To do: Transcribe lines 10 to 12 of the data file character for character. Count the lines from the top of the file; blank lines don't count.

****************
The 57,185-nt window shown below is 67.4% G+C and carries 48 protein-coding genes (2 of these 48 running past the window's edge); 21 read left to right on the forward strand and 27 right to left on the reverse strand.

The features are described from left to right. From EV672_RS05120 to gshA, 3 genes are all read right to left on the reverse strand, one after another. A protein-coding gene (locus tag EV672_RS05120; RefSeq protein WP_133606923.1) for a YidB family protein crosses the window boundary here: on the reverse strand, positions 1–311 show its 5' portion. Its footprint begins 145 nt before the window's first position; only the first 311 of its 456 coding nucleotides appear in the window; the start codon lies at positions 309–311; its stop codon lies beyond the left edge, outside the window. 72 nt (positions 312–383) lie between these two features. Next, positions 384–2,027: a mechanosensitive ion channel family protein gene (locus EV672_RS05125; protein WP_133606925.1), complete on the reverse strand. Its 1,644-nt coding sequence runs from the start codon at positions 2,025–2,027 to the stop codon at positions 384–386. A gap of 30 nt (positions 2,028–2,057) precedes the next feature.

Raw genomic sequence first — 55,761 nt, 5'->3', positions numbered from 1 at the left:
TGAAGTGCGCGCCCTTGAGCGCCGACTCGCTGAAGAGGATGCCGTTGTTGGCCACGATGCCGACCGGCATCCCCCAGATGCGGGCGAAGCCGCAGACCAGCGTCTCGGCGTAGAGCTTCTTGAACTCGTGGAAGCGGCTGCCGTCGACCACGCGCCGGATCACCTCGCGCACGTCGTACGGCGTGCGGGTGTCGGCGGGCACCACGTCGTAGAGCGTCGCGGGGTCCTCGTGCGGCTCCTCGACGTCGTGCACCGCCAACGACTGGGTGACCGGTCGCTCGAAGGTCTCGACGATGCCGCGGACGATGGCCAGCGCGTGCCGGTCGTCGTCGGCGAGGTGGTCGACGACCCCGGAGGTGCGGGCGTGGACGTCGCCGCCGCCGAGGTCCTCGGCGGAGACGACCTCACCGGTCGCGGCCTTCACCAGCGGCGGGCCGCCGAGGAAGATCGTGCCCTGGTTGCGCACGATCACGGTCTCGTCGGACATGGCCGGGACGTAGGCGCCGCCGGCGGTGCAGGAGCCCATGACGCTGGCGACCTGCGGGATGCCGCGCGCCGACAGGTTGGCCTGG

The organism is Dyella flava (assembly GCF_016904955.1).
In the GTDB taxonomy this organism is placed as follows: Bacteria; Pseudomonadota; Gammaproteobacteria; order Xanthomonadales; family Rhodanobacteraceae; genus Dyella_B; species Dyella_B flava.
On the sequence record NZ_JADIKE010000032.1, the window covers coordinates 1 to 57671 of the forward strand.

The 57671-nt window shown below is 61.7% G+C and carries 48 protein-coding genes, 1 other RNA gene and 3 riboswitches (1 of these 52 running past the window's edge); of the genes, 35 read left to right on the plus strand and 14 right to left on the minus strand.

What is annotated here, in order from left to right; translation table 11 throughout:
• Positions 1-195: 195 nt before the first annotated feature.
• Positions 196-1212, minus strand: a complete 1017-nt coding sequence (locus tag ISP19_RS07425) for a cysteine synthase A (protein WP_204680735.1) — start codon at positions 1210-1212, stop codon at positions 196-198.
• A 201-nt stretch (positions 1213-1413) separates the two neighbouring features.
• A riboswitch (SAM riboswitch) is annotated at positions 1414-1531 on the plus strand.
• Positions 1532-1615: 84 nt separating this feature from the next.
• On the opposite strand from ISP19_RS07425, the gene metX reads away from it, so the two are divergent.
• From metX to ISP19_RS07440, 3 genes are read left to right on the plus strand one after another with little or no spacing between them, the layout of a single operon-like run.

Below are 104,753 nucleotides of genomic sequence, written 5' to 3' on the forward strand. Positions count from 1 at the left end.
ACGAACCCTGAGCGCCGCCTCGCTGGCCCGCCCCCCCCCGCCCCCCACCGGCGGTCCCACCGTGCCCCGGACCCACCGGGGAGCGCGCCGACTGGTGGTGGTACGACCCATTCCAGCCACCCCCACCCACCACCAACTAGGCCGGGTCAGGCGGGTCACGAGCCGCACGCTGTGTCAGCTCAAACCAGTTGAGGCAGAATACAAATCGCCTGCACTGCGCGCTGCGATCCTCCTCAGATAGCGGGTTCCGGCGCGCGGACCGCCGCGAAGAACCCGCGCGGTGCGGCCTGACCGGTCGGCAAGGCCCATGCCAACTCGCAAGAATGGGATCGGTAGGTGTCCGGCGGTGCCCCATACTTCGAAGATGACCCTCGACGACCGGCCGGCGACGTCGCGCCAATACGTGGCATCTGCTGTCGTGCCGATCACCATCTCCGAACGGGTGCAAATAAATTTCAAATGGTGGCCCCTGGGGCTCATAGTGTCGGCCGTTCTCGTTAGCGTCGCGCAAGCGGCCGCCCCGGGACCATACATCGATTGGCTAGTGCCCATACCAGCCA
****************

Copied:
• Positions 1-195: 195 nt before the first annotated feature.
• Positions 196-1212, minus strand: a complete 1017-nt coding sequence (locus tag ISP19_RS07425) for a cysteine synthase A (protein WP_204680735.1) — start codon at positions 1210-1212, stop codon at positions 196-198.
• A 201-nt stretch (positions 1213-1413) separates the two neighbouring features.